Pardon me? The whole point of this exercise was to change individual behaviour by inflicting pain, wasn’t it? But now, it’s turning into something else. First, it’s a garden-variety wealth redistribution from high-income households to low-income ones, by a Labor party for whom wealth redistribution is its métier. Second, it’s a far more cynical redistribution of employment, from Australia to the developing world, at the behest of a Green party of unreconstructed communists delighted to see the decadent capitalist world getting its just deserts. And third—as far as I can make out—it is some sort of scorched-earth policy by a federal government which is staring down the barrel of certain defeat at the next election, having deceived the voters and imposed on them a Carbon Tax they have rejected at every available opportunity.

And in the end, not a molecule of carbon dioxide is saved.

* Didn’t they???

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13 Responses to Carbonomics

  1. Dr. Dave says:


    I’m sure you peruse the fine offerings at the SPPI site and of course WUWT. The USA is the #2 emitter of CO2 on the planet (second to China). The entire population of Australia is about 60% of the population of just California and only slightly smaller than the population of Texas. You could absolutely shut down all hydrocarbon fuel use in both states (and I’m talking about nothing other than bicycles, solar panels, windmills and nuke plants…no wood fires, no petroleum products like gasoline, diesel or jet fuel, no natural gas or “natural” beeswax candles…not even the lamp oil harvested from clubbed baby seals). Even if the IPCC were right (and we KNOW they aren’t), by using their own calculations we wouldn’t be able to measure the difference in temperature reduction even with our best satellite data 50 years from now. The entire US could shut down and it wouldn’t make a damn bit of difference for many lifetimes – if it ever would!

    In terms of land mass, Australia is almost 11 times larger than the state of Texas, the Texas population is greater by a couple million and the annual GDP is approximately the same. If the entire state of Texas were to shut down it wouldn’t make a damn bit of difference in terms of global climate (global economy is a different matter). I can’t understand how the Australian people could be so gullible to believe that forcing unimaginable harm on your country’s economy could possibly make one whit of difference when we could shut down Texas and it would make no difference at all (see the SPPI archives for the specific report).

    The secret to the Green’s utopia is to get the entire planet to do the same thing and fall in line with their way of thinking (typical of communists). Well guess what? Ain’t gonna happen. China and India are extending a middle finger salute to the idiots in the US, Europe, OZ and Canada who buy into this crap. AGW quit being a legitimate scientific issue years ago. It is now a purely political and economic issue and it’s all cost and no real benefit. On a grand scale it truly is redistribution of wealth from poor people in rich countries to rich people in poor countries. Politicians are intoxicated by the AGW fraud because it gives them a “popular” excuse to tax and thus fund a larger and more intrusive government. All the while robbing the productive citizenry of their liberties.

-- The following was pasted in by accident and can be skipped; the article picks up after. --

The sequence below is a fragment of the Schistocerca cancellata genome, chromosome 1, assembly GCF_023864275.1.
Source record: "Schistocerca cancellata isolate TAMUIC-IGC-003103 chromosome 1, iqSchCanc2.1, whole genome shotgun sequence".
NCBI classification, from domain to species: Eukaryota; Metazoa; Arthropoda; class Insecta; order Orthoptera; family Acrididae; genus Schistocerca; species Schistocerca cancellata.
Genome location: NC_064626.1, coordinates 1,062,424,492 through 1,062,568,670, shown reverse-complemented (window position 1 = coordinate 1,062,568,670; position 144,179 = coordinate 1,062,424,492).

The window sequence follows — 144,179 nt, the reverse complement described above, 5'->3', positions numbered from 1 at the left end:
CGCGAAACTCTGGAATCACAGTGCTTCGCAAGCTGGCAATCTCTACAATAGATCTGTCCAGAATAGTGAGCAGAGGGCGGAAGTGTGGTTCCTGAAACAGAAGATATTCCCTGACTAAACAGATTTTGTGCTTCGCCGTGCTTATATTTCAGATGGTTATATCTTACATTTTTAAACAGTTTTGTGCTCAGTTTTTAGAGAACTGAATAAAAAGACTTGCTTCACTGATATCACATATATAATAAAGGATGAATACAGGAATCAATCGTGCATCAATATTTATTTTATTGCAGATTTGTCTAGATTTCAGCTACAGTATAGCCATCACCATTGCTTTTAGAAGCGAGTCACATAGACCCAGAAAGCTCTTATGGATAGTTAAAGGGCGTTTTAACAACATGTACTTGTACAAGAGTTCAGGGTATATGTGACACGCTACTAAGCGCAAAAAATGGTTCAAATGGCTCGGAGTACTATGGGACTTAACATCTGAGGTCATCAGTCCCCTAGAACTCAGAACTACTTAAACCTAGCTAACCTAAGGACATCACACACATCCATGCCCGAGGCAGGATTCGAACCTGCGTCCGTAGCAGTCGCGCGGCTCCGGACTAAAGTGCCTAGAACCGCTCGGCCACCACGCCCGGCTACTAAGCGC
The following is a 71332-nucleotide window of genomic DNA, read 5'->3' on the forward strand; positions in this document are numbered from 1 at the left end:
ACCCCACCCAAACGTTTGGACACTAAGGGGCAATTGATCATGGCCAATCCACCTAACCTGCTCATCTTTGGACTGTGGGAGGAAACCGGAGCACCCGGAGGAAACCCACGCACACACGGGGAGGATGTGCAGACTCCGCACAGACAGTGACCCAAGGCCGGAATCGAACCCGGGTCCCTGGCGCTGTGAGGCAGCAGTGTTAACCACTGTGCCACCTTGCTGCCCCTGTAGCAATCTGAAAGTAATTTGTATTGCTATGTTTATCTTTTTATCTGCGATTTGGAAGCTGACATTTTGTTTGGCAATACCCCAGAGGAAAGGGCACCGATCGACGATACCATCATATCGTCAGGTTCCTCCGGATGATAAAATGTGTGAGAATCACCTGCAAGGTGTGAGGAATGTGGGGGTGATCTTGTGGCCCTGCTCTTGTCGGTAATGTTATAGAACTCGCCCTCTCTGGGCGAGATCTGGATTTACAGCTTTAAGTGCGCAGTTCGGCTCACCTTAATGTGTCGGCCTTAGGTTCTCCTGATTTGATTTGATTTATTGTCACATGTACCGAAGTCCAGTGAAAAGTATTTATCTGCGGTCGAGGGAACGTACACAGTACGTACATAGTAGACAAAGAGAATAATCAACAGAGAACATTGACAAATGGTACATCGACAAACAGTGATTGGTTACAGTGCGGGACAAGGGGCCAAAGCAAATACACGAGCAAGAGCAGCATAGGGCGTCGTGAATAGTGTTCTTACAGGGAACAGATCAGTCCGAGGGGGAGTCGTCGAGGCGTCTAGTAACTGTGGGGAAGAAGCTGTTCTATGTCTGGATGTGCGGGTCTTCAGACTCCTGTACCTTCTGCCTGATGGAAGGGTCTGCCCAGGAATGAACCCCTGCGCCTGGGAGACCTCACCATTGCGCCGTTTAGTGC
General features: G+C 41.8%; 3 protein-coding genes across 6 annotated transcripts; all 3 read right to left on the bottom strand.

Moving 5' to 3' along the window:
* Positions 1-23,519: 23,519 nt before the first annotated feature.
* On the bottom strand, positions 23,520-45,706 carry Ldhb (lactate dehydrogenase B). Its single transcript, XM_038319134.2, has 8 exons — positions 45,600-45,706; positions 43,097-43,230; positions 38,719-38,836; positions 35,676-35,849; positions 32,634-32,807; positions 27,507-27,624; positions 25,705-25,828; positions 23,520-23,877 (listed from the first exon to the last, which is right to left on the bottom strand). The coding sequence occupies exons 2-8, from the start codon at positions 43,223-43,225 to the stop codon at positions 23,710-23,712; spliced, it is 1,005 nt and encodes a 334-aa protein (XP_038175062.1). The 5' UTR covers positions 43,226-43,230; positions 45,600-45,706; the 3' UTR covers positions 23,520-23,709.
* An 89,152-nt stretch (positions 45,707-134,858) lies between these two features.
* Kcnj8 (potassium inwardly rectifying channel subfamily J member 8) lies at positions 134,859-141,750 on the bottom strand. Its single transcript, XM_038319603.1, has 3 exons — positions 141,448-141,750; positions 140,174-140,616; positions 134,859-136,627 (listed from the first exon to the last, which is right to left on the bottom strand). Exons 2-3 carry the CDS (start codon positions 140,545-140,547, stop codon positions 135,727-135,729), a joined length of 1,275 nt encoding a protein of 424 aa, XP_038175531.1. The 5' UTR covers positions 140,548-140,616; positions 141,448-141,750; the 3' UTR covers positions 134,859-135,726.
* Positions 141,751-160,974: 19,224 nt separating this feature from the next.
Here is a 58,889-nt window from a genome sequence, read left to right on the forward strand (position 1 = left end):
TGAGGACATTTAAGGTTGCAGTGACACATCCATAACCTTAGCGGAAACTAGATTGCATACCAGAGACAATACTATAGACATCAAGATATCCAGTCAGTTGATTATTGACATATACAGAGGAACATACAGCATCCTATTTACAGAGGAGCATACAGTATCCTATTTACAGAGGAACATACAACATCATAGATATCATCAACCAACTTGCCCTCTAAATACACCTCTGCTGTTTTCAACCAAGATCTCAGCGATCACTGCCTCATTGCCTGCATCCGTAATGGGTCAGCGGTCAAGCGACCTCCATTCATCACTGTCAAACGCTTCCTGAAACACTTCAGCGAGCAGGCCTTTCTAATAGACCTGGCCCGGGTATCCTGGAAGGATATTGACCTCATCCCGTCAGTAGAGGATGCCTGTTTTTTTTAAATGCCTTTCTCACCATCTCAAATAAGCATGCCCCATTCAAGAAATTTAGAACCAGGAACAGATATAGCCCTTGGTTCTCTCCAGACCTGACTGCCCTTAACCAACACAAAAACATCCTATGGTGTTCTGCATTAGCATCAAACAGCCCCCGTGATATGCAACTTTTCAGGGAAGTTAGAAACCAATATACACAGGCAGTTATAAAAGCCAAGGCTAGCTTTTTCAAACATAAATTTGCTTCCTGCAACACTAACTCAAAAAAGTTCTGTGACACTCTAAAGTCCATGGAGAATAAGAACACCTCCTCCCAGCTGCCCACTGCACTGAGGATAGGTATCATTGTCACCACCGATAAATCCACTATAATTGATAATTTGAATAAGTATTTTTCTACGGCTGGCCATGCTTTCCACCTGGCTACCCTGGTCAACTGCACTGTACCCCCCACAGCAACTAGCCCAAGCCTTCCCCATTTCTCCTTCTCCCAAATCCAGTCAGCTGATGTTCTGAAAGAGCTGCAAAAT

2. Luton Ian says:

    Carbon tax is a win : win : win for socialists.

    1) They get to raise more taxes and employ more captive voters to enforce the system.

    2) They extend the ranks of permanent welfare dependants, who’ll vote for them, if they can be bothered to get out of bed, and, even if they don’t vote, they’re not going to vote against the socialists.

    3) Exporting industry to China, makes for jollier Chinese new year parties at the Chinese embassy, and smooth way for ploductive state visit to Chinahh.

    What’s not to like?

    Just add in a bit of land grabbing…

  3. Luton Ian says:

    Check out last weeks Dilbert cartoons, for the Pointy Haired Boss glove puppet.

  4. Kitler says:

    Oz now you know why they disarmed the Australian public. This should also kill off the mining industry or will they make allowances as they send a lot of what’s mined to China.
    Gordon Brown did a similar scorched earth tactic for the incoming Tories and made sure he signed up for every idiotic EU policy to make matters as worse as possible.

  5. Ozboy says:

    Here’s an economist’s view on the tax: the Melbourne Herald-Sun’s business editor, Terry McCrann.

  6. Dr. Dave says:


    Loved the article. Ms. Julia has what we call a “puss gut” (you must be so very proud). I’m always astounded at the folks who buy into this idiocy. No matter how outlandish a load of horseshit it is…you can always find at least the 40% of the folks who’ll buy it. The government will return 50% of the money? Yeah? To whom? By what criteria? What is the overhead? Why do you even need inefficient whirligigs? If I’m not mistaken, y’all have a shitload of coal. China’s CO2 emissions make Australia’s look like a fart in a wind storm. Who’s planet are you saving?

  7. Luton Ian says:

    From cotton picked in fields ploughed by unicorns and watered by the tears of angels, spun in a factory powered by solar and staffed by the unpaid children of indentured serfs…

    Oh Sheep!

    Thanks Mel ;^)

    Heh heh Ian, you’ve just reminded me of this…

    Oh yes and ditto, thanks Mel – Oz 😀

  8. Luton Ian says:

    That’s about the level of it

  9. Ozboy says:

    Check out the Australian Greens gloating about their minority stranglehold on the Gillard Labor government: